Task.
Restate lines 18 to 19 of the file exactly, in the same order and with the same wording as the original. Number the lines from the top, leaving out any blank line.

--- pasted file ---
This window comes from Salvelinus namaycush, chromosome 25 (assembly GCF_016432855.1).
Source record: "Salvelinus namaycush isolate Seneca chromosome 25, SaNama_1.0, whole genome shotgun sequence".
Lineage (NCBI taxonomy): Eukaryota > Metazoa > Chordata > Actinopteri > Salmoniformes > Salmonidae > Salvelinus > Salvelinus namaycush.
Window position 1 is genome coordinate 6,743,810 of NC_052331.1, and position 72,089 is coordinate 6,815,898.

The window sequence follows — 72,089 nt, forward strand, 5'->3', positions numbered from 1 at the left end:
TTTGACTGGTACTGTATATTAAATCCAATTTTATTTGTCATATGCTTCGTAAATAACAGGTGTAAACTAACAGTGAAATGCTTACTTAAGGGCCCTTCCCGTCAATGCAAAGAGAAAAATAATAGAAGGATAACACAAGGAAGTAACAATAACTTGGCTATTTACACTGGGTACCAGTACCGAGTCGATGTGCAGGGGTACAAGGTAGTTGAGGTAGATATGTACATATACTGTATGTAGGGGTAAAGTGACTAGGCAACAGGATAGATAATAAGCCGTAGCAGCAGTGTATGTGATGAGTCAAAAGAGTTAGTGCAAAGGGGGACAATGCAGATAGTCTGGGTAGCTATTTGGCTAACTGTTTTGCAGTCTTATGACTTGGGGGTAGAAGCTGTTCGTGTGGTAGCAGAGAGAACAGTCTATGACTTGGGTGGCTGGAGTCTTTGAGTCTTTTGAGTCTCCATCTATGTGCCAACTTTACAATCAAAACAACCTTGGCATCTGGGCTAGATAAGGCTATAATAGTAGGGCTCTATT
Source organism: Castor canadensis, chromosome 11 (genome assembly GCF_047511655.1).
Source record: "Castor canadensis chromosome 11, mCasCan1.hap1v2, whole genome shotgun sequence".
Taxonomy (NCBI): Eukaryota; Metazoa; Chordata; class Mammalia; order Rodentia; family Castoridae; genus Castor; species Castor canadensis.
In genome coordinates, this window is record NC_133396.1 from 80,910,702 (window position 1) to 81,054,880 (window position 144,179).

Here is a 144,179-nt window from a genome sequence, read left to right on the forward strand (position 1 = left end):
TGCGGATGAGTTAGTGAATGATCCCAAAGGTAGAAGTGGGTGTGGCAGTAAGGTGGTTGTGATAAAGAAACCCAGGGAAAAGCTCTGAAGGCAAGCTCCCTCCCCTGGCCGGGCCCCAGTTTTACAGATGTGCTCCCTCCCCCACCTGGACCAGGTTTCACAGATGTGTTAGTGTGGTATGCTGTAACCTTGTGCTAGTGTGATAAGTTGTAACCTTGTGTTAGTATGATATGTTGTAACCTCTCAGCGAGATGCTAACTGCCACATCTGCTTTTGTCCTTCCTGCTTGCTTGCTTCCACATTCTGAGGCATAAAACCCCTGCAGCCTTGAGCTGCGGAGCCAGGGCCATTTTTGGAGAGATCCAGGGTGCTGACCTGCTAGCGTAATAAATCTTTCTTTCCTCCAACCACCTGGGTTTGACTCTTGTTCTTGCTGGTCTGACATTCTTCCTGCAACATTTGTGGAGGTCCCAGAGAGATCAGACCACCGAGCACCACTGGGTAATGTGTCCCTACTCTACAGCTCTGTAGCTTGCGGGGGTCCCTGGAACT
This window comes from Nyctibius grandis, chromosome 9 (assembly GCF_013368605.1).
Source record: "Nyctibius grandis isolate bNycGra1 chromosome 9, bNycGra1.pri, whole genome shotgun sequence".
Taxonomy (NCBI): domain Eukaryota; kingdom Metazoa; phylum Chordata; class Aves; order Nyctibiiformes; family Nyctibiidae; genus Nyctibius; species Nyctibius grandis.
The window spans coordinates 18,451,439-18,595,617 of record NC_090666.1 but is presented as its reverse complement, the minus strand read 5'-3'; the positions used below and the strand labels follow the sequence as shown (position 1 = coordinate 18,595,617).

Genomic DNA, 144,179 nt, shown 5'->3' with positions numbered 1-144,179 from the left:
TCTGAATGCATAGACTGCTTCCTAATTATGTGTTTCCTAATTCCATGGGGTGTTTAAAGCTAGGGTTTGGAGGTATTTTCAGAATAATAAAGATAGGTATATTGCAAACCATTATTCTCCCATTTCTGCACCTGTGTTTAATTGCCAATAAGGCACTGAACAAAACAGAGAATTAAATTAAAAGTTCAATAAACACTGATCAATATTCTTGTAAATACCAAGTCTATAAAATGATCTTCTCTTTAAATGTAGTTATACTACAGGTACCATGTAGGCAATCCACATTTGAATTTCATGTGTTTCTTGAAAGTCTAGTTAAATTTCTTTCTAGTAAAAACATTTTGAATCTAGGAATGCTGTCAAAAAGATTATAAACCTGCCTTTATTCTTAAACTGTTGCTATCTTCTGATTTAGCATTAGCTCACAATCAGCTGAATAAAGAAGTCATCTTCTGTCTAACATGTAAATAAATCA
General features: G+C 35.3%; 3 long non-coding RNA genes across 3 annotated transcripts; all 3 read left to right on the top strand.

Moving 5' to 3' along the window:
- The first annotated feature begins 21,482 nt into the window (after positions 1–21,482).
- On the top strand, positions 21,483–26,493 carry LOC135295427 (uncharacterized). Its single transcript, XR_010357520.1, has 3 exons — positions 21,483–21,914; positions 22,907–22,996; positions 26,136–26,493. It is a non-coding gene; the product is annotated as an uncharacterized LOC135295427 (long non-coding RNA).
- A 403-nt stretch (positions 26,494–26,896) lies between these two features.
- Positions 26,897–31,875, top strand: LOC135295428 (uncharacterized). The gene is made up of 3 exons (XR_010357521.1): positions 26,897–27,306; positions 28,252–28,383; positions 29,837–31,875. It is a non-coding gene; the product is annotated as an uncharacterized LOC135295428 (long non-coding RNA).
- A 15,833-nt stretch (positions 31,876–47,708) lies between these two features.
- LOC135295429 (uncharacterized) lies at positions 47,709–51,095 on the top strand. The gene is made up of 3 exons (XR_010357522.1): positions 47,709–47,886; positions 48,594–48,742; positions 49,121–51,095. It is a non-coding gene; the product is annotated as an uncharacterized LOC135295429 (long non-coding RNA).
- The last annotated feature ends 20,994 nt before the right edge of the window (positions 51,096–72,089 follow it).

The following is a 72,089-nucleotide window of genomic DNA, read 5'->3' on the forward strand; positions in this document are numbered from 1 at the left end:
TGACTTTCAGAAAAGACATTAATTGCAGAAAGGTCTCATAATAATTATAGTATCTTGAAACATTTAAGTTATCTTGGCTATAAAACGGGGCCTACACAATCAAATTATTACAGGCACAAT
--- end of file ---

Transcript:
TCTGAATGCATAGACTGCTTCCTAATTATGTGTTTCCTAATTCCATGGGGTGTTTAAAGCTAGGGTTTGGAGGTATTTTCAGAATAATAAAGATAGGTATATTGCAAACCATTATTCTCCCATTTCTGCACCTGTGTTTAATTGCCAATAAGGCACTGAACAAAACAGAGAATTAAATTAAAAGTTCAATAAACACTGATCAATATTCTTGTAAATACCAAGTCTATAAAATGATCTTCTCTTTAAATGTAGTTATACTACAGGTACCATGTAGGCAATCCACATTTGAATTTCATGTGTTTCTTGAAAGTCTAGTTAAATTTCTTTCTAGTAAAAACATTTTGAATCTAGGAATGCTGTCAAAAAGATTATAAACCTGCCTTTATTCTTAAACTGTTGCTATCTTCTGATTTAGCATTAGCTCACAATCAGCTGAATAAAGAAGTCATCTTCTGTCTAACATGTAAATAAATCA
General features: G+C 35.3%; 3 long non-coding RNA genes across 3 annotated transcripts; all 3 read left to right on the top strand.